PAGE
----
Posted March 7, 2013

Tyler students help restore a fading relic

Joseph V. Labolito
Tyler School of Art students Olivia Menta and Stacey Holder worked with Mural Arts restoration crew leader Nathaniel Lee to help restore a faded sign for the Henssler Locksmith Company, at 13th Street and Girard Avenue in Philadelphia.

In an age of Google AdWords and sponsored Facebook posts, the fading outlines of logos for brands such as Coca-Cola and Clorox painted on the side of buildings are a quaint reminder of advertising’s simpler past. Preserving these ghost ads, some of which date to the mid-1800s, has become a popular pursuit for preservationists across the country.

Tyler School of Art students Stacey Holder and Olivia Menta became part of that movement last year when they were selected by  Robert Blackson, director of exhibitions and public programs for Tyler School of Art to join Philadelphia’s Mural Arts Program complete the restoration of a faded sign for the Herman Henssler Locksmith Company, which has operated at 13th Street and Girard Avenue in Philadelphia since 1898. 

Blackson, who curates exhibits for Temple Contemporary, selected Holder and Menta to participate in the project based on recommendations from Tyler faculty. 

“I didn't know anything about ghost ads before this project,” said Holder, a junior painting major. “But, I had always paid attention to, and been aware of, old painted signs that had faded over the decades.”

Holder and Menta worked with Mural Arts restoration crew leader Nathaniel Lee for over three weeks to restore the antique ad, which promotes the store’s long-standing slogan, “Any lock... Any key.”

The small business has been a part of the Henssler family for five generations. Current owner John Henssler’s father and grandfather were both born in a small room on the building’s fourth floor.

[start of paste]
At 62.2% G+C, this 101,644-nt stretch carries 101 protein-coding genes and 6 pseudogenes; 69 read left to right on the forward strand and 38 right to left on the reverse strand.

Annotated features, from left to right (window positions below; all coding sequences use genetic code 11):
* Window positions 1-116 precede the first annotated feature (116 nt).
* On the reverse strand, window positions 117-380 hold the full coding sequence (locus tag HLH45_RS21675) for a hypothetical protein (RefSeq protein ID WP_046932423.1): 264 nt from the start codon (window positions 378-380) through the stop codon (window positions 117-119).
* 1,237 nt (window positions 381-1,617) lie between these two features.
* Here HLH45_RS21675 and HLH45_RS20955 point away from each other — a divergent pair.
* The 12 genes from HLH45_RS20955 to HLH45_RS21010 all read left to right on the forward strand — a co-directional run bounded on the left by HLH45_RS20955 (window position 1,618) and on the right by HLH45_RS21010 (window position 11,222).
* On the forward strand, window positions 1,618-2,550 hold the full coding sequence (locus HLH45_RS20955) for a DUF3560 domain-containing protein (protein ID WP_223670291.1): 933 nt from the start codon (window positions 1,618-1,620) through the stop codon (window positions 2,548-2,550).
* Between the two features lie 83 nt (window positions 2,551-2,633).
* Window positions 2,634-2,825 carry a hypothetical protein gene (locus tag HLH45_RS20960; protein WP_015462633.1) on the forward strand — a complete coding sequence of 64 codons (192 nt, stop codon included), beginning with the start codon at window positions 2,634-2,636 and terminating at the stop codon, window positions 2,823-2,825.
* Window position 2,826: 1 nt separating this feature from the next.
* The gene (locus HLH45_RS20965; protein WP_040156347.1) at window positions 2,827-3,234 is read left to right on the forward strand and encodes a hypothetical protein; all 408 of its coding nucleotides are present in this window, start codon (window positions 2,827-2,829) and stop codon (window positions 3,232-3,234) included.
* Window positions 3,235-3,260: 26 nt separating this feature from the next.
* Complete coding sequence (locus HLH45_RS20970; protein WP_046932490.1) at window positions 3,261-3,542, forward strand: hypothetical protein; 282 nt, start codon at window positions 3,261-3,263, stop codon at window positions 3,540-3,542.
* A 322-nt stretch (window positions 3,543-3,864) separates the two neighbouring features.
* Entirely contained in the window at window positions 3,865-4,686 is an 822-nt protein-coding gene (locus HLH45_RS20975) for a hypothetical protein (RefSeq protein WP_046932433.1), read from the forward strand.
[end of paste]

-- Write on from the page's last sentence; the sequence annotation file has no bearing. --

“It was a project that the family had considered doing in the past,” said Lee. “They were very happy to have some artistic assistance to get it done.”

Before the process of restoring the sign started, Lee gave Holder and Menta a crash course on the history of ghost advertising in the United States and Europe.

“Although there were large portions of the lettering missing, faded and chipped away, it was not difficult to replicate the font that already existed,” said Holder.

For Menta, the most challenging part of the project was the transition from creating works on paper to completing a large scale piece on a wall.

“That elemental change was difficult at first, but after awhile we got the hang of it,” she said.

Perched atop four stories of scaffolding, the three painters worked from an old photo of the original sign to fully replicate and restore the relic.

“Every time we turned our backs to the wall we saw the skyline,” said Holder. “Also, there was something very Zen about painting a very straightforward font on the wall. Sometimes we would be really involved in intense conversations, other times all three of us would just paint in silence for a while.”

Lee hopes the project will lead to the opportunity to preserve other ghost advertisements across the city.